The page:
Is High School Employment Consumption or Investment?

22 October 1997

An article by Ruhm, C., Journal of Labor Economics, Vol.15, No.4, pp. 735-776

The research presented here challenges the view that time spent in employment hinders the long-term development of high school students. Such a view is argued to be based on non-representative samples and exaggerated claims of rapidly increasing in-school work over past decades. Using the October Current Population Surveys, Ruhm shows that in fact there has been little or no increase over time in either employment probabilities or work hours, and that relatively few students work the long hours that would merit concern.

The research is based on data from the US National Longitudinal Survey of Youth, an initial sample of 1,149 youths interviewed annually from 1979 until 1991 when 93% of the original sample was interviewed. It thus provides the “best available information on long-term effects of student job-holding”. Employment and earnings of participants during the week prior to the annual survey (‘reference week’) are compared with data on attainment and other variables. Regression analysis is employed to account for the selection process into student-job holding and a wide range of factors that may affect outcomes for students.

Analysis reveals no evidence of detrimental effects of low to moderate amounts of student employment and in fact shows that having a job in the senior year of high school is associated with substantially elevated future economic attainment (measured by earnings, wages, total compensation, occupational status, or the receipt of fringe benefits). For example, compared to non-working ‘seniors’ (UK Year 13), 10 hours of reference week employment is associated with 14% greater future earnings, 94 hours per year of additional work, a 6% rise in hourly wages, and an 8% increase in total compensation (if working 20 hours per week, predicted gains are even greater: 22%, 182 hours, 9%, and 11%, respectively). Contrary to popular fears, educational attainment is not jeopardised by moderate work, partly because the time spent working reduces leisure pursuits much more than it decreases school or homework activities. Educational attainment is noted to be adversely affected for those working more than 20 hours, however, especially for females. In terms of future earnings, however, significant differences are noted for men and women: the financial benefits of light to moderate amounts of ‘senior’ employment are much higher for females than males (e.g. working ten hours is associated with a 23% increase in future earnings and a 16% rise in hourly compensation for women as opposed to13% and 4%, respectively, for men).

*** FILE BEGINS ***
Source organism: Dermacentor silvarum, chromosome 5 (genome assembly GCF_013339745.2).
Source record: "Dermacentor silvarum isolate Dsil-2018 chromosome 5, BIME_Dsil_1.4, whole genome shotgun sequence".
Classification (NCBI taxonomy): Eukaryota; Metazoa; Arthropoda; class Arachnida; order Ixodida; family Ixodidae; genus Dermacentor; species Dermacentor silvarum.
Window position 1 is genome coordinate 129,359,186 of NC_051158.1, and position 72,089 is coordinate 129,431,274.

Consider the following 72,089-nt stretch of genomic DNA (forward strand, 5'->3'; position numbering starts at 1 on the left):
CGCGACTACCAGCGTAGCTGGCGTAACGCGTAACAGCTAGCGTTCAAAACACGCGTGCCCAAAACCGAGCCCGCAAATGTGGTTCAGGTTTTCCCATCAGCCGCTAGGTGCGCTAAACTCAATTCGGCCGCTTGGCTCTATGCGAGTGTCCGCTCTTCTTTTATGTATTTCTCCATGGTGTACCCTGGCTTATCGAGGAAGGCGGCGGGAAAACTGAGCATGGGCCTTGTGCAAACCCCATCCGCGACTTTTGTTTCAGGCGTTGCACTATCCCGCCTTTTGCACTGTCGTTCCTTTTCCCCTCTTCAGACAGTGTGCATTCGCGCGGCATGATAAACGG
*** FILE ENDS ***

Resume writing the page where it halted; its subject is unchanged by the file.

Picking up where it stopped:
In conclusion, the investigation indicates that “student employment raises future productivity through the skills, knowledge, work habits, and experience provided on-the-job by far more than it detracts from educational human capital investments” and, with knowledge of such net benefits, should be encouraged.

“Is High School Employment Consumption or Investment?” – full article

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